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Our Response to the Draft Guidance

Below is Pop'n'Olly's submitted response to the Department for Education's draft guidance ‘Gender Questioning Children: Non-statutory guidance for schools and colleges in England’.

We wanted to provide our answers to help you think about your own. However, when completing the consultation yourself it is important you do not copy and paste our answers, but answer in your own manner.


13. Does this guidance provide practical advice to support schools and colleges to meet their duties effectively?


14. If you answered no, how could we improve deliverability placed on schools and colleges whilst still providing for schools to meet their duties?

Schools are legally bound to adhere to the Equality Act 2010, and must generally follow guidance, including the Government's Equality Act: Advice for Schools, and the Relationship and Sex Education (RSE) Guidance, unless there is a good reason to depart from it. However, concerns arise regarding the draft guidance, as it contradicts existing legislation and guidance, leading to confusion among educators.

A notable point of contention lies in the fifth general principle, asserting that there is no general duty to allow a child to 'socially transition.' This contradicts the protection granted by the Equality Act 2010 to children protected under the characteristic of gender reassignment (which includes social transition and makes no requirement for medical intervention) and is also at odds with various articles of the UNCRC (Articles 4, 8, 12, 13, 16, 19 & 29). Additionally, the draft guidance overlooks gender dysphoria and the requirement to consider and provide reasonable adjustments so far as gender dysphoria (and additional mental health conditions prevalent in LGBT+ children) is protected as a disability under the Equality Act 2010.

Based on the language adopted in the draft guidance, we have concerns that the policy is unduly motivated by political factors, rather than sound policy. The use of terms such as 'gender questioning' are misleading and biased, and (by using them in isolation) unhelpfully and misleadingly omits non-binary identities as well as children who may be secure in their trans or non-binary identity rather than just ‘questioning’. The document avoids the legally

recognised term 'gender reassignment' in favour of language commonly associated with anti-trans campaigns, including 'gender identity ideology'. Phrases such as 'gender distressed or confused' and 'gender incongruence' introduced by the draft guidance are outdated and not endorsed or commonly used by the LGBT+ community or medical professionals, potentially perpetuating misinformation. This discrepancy may not only confuse educators but also lead to potential illegal discrimination based on the draft guidance’s language.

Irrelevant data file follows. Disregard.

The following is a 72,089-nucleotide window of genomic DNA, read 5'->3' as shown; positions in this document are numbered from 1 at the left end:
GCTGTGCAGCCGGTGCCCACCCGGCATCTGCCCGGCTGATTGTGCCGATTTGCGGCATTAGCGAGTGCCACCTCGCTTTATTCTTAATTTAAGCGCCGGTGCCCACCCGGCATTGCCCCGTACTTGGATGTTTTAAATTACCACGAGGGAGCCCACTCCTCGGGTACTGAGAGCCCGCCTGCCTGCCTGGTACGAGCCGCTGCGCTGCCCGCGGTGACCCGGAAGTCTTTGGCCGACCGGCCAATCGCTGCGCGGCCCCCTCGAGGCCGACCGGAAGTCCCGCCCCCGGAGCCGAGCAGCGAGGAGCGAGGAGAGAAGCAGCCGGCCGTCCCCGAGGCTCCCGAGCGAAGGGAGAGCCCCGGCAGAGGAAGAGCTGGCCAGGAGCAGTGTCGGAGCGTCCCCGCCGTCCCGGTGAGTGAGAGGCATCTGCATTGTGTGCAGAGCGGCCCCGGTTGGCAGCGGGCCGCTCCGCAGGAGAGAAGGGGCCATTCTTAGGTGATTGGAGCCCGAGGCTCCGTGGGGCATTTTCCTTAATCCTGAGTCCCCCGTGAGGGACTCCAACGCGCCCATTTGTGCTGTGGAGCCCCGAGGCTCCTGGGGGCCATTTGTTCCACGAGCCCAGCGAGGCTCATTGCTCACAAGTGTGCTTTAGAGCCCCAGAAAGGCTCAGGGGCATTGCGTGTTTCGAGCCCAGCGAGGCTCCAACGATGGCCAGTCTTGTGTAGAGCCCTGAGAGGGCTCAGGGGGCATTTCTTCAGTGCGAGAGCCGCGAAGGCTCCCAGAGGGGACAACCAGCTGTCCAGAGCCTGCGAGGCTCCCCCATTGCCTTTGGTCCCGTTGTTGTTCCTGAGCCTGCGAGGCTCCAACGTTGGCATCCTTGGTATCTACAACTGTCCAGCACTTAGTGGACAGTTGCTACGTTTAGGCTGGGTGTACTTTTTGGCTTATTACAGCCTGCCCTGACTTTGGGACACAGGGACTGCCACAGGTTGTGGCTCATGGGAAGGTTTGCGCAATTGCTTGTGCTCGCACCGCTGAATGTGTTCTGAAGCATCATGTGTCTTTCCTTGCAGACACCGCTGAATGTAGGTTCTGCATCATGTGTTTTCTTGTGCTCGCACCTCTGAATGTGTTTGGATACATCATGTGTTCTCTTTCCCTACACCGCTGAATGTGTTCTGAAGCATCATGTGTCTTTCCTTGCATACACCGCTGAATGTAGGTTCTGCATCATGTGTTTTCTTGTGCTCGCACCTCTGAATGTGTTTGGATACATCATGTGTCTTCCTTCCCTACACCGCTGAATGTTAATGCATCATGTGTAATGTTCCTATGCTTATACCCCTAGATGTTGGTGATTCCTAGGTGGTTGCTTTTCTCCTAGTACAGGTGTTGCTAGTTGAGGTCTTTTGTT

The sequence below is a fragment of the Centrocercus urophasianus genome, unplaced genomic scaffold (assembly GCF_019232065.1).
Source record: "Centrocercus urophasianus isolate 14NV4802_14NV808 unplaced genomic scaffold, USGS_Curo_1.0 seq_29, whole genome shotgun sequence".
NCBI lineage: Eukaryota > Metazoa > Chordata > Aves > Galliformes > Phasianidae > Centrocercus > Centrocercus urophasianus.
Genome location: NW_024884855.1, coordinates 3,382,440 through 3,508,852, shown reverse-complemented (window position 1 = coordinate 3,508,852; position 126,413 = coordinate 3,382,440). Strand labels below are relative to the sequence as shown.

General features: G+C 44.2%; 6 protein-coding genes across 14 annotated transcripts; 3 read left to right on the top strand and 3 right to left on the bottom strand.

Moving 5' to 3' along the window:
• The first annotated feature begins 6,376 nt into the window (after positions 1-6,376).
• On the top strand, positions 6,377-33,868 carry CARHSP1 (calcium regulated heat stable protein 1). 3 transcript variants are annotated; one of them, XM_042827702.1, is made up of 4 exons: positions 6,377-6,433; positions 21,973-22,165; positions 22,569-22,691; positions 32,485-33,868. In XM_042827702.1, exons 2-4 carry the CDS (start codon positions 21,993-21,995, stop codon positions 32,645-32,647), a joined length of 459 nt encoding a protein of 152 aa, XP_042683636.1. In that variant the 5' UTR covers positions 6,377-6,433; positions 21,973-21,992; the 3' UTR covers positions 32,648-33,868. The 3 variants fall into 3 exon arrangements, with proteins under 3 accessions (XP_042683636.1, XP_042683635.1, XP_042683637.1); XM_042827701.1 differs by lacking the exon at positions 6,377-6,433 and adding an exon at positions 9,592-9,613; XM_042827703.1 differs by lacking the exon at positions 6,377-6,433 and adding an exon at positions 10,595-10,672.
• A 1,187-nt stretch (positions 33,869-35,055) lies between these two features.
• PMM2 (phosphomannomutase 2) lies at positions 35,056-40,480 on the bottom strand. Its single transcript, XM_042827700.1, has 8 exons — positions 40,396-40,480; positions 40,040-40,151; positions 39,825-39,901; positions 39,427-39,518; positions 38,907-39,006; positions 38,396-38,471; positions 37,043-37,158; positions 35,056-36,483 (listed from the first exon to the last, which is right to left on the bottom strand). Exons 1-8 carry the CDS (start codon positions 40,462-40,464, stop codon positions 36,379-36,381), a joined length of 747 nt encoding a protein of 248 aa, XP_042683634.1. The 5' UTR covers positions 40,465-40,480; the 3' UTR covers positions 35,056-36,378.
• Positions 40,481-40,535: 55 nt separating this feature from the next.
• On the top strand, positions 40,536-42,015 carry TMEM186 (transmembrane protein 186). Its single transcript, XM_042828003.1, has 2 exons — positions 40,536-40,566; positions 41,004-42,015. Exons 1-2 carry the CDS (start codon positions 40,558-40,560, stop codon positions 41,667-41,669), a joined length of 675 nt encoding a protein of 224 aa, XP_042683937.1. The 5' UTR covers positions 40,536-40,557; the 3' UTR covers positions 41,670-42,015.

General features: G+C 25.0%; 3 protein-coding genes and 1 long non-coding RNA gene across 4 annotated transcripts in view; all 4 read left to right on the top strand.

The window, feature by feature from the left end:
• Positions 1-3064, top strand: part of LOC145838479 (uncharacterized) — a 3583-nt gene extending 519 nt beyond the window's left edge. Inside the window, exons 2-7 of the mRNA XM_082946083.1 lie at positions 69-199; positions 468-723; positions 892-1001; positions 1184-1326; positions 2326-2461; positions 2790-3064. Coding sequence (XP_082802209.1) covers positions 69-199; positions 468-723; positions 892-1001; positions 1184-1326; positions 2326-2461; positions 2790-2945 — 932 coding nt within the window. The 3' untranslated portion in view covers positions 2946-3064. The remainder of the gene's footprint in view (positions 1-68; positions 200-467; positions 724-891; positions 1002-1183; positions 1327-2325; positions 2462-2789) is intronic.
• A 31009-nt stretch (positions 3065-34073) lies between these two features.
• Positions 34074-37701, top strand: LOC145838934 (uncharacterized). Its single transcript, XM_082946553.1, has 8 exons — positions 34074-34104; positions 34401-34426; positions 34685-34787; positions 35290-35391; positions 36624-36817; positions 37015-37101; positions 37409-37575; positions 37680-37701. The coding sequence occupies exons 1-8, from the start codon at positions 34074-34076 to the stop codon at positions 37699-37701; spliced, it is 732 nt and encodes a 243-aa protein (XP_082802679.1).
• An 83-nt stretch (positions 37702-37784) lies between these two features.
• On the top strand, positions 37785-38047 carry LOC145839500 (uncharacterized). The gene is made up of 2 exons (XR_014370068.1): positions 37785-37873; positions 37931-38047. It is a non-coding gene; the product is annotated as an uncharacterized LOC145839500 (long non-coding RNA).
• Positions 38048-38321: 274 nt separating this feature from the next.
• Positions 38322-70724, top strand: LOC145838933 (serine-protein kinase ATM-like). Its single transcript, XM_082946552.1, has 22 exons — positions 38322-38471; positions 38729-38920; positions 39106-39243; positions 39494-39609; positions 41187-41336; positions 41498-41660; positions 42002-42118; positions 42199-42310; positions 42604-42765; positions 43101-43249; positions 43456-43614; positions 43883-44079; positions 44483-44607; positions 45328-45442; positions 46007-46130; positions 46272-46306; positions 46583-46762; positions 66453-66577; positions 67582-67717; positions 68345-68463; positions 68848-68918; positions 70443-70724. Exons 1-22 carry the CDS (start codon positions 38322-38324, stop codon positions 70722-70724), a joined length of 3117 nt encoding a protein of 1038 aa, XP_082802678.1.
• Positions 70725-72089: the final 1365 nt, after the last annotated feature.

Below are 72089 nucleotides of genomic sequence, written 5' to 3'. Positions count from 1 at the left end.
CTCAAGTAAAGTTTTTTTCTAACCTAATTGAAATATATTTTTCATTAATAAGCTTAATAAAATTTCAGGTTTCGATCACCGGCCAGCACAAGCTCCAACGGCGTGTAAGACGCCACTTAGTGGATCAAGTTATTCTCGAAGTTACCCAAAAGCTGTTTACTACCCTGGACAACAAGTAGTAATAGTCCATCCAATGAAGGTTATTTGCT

Moreover, the obligation to “make parents aware” of trans children, as outlined in the draft guidance, contradicts many safeguarding principles. The draft guidance lacks a discussion on potential safeguarding risks specific to LGBTQ+ and gender questioning children and the due diligence required by teachers to ensure that outing a child won't cause harm. While the draft guidance states that informing parents might pose a significant risk of harm in a “very rare situation,” our experience suggests this risk is not “very rare,” potentially misleading and confusing teachers and causing an additional risk of harm to a child as a result of teachers being unaware of the risks in reality and how to assess them.

By the omission of any positive language regarding schools and parents successfully supporting trans and non-binary children, the draft guidance therefore assumes that all schools and parents will automatically be unsupportive of a gender questioning child, however this is largely not the case. Our first-hand experience has demonstrated that the majority of parents with transgender/non-binary children are highly supportive. Additionally, a survey indicates that 71% of British adults would support their child if they identified as transgender or non-binary (YouGov 2019). On the other hand, the survey indicates that a reasonable proportion of parents would be unsupportive of their trans child, and so we do not agree with the draft guidance’s statement that a risk of harm would be “very rare”.